In his 2004 Chairman’s Letter at Berkshire Hathaway, Warren Buffet offered sound advice to those trying to find the best time to invest in equities: “be fearful when others are greedy and greedy when others are fearful”. For equity investing, this strategy seems to work very well. Selling at the end of a long bull run, just as others are piling in on the back of historical gains was the right strategy in 2008. Buying up distressed assets at a time when most potential purchasers are too fearful to move, keeping prices depressed, was surely the right strategy in the years that followed the crash. But is going against the grain also a winning strategy for private equity investors in high-risk biotech ventures?
After all, there is usually a reason why the majority are doing what they doing. Some things are, quite simply, a better bet than others. In today’s highly connected world, information asymmetry is declining, and everyone assessing a particular asset will likely have similar information available to make the assessment, and as a consequence more likely than not will form a similar judgment. It is this kind of rational assessment of risk that has led to pharmaceutical companies favoring some indications over others: trials in cancer and rheumatoid arthritis proliferate, while new forays into coronary heart disease and sepsis have almost ceased completely. Quite evidently, that is a sensible reading of past performance of assets in these respective areas.
But other factors re-enforce this initial polarization. You can short-circuit the need for expensive and time-consuming diligence around a class of assets if you just follow the crowd. In effect, the actions of others look like votes in favor of a particular drug target, indication or asset class. You might even trust the majority view better than your own analysis. In this way, the incisive movement of the thought-leaders is rapidly re-enforced by the following crowd.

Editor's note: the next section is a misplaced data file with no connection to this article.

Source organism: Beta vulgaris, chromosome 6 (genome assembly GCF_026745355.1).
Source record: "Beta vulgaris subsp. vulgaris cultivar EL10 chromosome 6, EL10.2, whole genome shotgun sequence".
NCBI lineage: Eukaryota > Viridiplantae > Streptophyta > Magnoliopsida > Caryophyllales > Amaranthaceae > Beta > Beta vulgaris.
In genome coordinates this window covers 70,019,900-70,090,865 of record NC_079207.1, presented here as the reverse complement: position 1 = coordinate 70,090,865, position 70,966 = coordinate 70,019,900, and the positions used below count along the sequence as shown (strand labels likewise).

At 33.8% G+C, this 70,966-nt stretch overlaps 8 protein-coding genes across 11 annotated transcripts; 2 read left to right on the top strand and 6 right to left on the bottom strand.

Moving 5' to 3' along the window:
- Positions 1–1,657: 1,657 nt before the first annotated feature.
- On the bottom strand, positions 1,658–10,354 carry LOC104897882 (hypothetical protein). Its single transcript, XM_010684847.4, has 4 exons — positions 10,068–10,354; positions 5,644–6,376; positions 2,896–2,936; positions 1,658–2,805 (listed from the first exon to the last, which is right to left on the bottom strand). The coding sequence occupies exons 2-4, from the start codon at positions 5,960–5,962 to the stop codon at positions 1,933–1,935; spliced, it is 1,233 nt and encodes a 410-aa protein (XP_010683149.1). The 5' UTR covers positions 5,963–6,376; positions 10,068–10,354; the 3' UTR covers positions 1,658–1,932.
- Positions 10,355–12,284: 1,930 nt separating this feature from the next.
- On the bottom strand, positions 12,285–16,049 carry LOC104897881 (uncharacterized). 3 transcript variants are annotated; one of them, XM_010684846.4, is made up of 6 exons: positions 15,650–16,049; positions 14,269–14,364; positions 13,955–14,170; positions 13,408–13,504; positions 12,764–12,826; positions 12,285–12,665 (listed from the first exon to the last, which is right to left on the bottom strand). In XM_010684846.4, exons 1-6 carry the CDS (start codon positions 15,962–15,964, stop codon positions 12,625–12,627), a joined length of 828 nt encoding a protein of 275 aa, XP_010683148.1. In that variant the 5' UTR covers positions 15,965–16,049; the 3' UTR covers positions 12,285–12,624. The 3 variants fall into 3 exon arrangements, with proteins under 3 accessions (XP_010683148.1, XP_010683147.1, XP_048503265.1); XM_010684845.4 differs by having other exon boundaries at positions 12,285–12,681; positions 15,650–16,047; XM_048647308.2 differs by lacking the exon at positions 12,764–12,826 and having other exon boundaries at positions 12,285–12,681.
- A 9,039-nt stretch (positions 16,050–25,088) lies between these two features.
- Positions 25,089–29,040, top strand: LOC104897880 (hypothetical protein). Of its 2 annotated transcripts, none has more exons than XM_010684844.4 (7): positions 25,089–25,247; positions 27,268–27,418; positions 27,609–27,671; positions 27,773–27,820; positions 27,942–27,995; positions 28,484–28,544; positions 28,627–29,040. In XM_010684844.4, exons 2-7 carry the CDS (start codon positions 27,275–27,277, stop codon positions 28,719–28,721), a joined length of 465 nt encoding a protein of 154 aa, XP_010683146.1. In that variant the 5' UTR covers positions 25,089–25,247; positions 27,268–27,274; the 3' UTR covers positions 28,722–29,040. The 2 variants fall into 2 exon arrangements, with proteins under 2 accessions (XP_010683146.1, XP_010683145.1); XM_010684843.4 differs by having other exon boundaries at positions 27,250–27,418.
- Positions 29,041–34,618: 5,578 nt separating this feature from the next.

And for every “smart sheep” that follows the leaders knowing they have made a sensible judgment call, there are ten “sleepy sheep” who follow for a less noble reason. Safety. Even if you thought the leaders were headed for a cliff, you can relax in the knowledge that your boss cannot fault you for following such a large crowd. By contrast, striking out on your own is fraught with danger – if it goes wrong, you will carry the can alone.
What a sight! A group of thought-leader “shepherds” all going in the same direction because they share the same information sources, surrounded by a flock of following “sheep” (whether smart or sleepy). Should you join them?
You might think the answer to that question depends on whether they are headed for a cliff or towards the Promised Land. But the decision isn’t that simple. For a start, there is no way to know where their eventual destination lies: indeed, the best available analysis of the direction in which to head has already been performed by the “shepherds”. So it is pretty unlikely that your outside analysis can repeatedly do a better job of assessing the real value associated with a particular type of asset. For the most part, therefore, you can’t easily use your own assessment of the situation to decide whether to follow or not.
But there is another issue to consider: competition. Assume for now that the rational assessment of the thought-leader is correct and clinical development programmes in RA are more likely to be successful than those in sepsis. Once everyone accepts that position, and directs their resources towards RA assets, two things happen: the price of securing a candidate asset in the ‘popular’ field goes up (and the average quality of what is available falls); and the exit values for the successful programmes are suppressed by the parallel success of the competition. After all, if, by the time your Phase II trial reads out positively three new products have reached the market, then the bar for commercial success has risen and the value of your asset has fallen (conceivably it could even have been rendered worthless).